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Monday, Apr 27, 2009

The ongoing saga that is the Boston Globe vs. the New York Times Company took an intriguing, if not unnecessary turn Friday as workers at the Globe held a rally at Boston’s Faneuil Hall, the Associated Press reported.


For those of you who may not know, the Times Co. is looking for the Globe to face concessions that amount to nearly $20 million in cuts. The Globe, on the other hand, is asking for the Times Co. to share some of those cuts, somewhat lessening the blow the Globe may receive should the Times Co. move forward with their cutback plans. The Globe has recently set a May 1st deadline for the Times Co. to take another look at the desired concessions plan. If the Times Co. doesn’t budge, the Boston Globe runs the risk of shutting its doors after over 130 years of service.


Got all that? Good.


“I daresay that Boston would lose some of its distinction as the Hub without the Globe,” Dorothy Clark, a Globe news copy editor, told the news-gathering service Friday. “It’s been here since 1872. When an institution has had the fortitude to last that long, you don’t toss it out like old news.”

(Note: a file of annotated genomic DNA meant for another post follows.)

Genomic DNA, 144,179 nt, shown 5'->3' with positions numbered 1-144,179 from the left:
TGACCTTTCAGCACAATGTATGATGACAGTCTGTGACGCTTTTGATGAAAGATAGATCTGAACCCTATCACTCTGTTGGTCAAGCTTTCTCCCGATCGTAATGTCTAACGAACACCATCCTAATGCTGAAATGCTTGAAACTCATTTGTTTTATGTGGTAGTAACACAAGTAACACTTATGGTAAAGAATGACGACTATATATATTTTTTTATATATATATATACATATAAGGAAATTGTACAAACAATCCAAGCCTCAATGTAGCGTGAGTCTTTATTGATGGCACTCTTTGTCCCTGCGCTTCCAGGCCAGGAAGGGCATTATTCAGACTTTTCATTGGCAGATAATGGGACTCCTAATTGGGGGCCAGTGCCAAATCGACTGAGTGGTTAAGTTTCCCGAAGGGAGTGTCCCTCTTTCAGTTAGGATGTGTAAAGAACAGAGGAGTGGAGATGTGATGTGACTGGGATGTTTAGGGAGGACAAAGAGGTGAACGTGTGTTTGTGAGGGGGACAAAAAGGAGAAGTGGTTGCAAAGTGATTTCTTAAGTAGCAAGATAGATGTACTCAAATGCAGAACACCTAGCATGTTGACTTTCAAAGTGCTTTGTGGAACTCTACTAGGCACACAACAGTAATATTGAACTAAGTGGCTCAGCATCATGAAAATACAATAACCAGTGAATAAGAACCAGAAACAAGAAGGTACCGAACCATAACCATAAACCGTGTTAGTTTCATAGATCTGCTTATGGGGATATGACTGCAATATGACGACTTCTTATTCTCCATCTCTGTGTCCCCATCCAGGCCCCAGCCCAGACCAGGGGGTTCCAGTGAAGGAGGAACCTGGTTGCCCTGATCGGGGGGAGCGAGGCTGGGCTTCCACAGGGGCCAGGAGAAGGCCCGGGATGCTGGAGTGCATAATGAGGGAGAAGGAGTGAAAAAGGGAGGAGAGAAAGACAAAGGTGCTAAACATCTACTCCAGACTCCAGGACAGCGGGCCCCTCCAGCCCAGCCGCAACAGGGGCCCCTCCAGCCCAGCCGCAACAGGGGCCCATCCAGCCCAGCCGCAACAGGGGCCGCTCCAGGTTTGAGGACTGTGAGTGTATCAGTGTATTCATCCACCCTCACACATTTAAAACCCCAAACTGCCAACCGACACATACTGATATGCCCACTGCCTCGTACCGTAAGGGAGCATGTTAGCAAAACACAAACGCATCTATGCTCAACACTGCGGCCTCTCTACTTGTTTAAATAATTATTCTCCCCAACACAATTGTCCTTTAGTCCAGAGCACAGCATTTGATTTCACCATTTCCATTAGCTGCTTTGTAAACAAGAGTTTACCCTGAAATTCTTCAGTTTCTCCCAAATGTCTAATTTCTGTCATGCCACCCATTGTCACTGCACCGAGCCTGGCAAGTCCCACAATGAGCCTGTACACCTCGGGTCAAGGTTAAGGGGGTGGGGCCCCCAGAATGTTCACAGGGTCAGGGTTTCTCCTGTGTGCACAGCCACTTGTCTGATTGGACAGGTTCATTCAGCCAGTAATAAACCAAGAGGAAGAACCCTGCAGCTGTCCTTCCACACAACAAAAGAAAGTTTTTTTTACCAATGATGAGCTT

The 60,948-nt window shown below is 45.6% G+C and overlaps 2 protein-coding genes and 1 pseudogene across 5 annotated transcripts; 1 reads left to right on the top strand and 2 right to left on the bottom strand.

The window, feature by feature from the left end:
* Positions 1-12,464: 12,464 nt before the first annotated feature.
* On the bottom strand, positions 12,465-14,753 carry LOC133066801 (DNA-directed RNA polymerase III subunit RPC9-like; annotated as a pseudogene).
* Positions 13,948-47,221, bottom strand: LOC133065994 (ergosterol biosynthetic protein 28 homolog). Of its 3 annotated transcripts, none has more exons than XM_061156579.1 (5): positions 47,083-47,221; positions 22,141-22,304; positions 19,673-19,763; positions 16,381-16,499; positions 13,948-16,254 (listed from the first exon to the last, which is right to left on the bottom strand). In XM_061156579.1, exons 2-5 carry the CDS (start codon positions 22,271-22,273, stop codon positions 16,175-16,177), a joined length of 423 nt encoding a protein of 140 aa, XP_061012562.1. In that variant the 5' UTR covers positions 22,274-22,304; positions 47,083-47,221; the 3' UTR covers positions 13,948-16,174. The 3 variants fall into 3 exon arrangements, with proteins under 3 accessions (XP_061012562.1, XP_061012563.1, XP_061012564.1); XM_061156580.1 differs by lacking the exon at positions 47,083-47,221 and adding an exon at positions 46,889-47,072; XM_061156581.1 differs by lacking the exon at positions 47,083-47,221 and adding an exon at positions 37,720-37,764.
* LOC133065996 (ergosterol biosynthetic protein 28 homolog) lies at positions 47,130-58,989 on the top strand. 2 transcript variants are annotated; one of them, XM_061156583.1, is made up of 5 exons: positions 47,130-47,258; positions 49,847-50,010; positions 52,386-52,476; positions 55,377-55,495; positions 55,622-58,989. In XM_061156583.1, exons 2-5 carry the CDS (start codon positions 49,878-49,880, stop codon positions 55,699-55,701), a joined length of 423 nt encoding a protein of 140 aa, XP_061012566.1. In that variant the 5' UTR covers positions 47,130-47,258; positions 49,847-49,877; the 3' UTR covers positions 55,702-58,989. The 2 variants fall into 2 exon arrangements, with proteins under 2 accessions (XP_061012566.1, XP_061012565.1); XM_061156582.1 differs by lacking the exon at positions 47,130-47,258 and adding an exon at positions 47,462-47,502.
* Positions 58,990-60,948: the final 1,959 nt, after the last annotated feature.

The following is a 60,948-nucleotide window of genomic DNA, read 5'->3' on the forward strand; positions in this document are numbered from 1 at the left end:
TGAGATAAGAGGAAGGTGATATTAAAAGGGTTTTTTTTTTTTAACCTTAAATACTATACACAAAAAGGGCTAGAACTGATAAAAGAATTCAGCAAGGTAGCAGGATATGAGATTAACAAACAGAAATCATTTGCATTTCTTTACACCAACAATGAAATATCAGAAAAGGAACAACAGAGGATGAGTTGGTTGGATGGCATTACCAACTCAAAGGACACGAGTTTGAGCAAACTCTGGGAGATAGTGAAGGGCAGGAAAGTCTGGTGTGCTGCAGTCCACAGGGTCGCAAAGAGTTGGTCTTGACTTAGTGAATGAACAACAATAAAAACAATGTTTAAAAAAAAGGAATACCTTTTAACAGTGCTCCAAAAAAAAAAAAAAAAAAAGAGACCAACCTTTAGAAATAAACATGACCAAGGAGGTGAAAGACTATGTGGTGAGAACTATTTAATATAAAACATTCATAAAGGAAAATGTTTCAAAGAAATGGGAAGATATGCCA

Yeah.


This infighting between two humongous newspaper names is both childish and counterproductive. As if the newspaper industry needs another hurdle to clear, it now sees two of its five biggest names sparring back and forth in front of the public eye. How good could this possibly look to anyone who may still cherish their morning newspaper? It’s as if the industry wants its clientele to give up on them by showcasing some back-and-forth verbal affair that does nothing more than show exactly how stubborn and selfish anyone in the newspaper industry can be.


Sure, it’s reasonable for the Globe to take the stance it has cemented itself in. Nobody wants the fear of death hanging over their proverbial neck after they have been forced to understand how to live with the possibility of non-existence inching closer to its head with each passing second for the past three years. But come on, guys. Does fighting this out in a public forum make anyone feel any better about a medium that has enough problems of its own?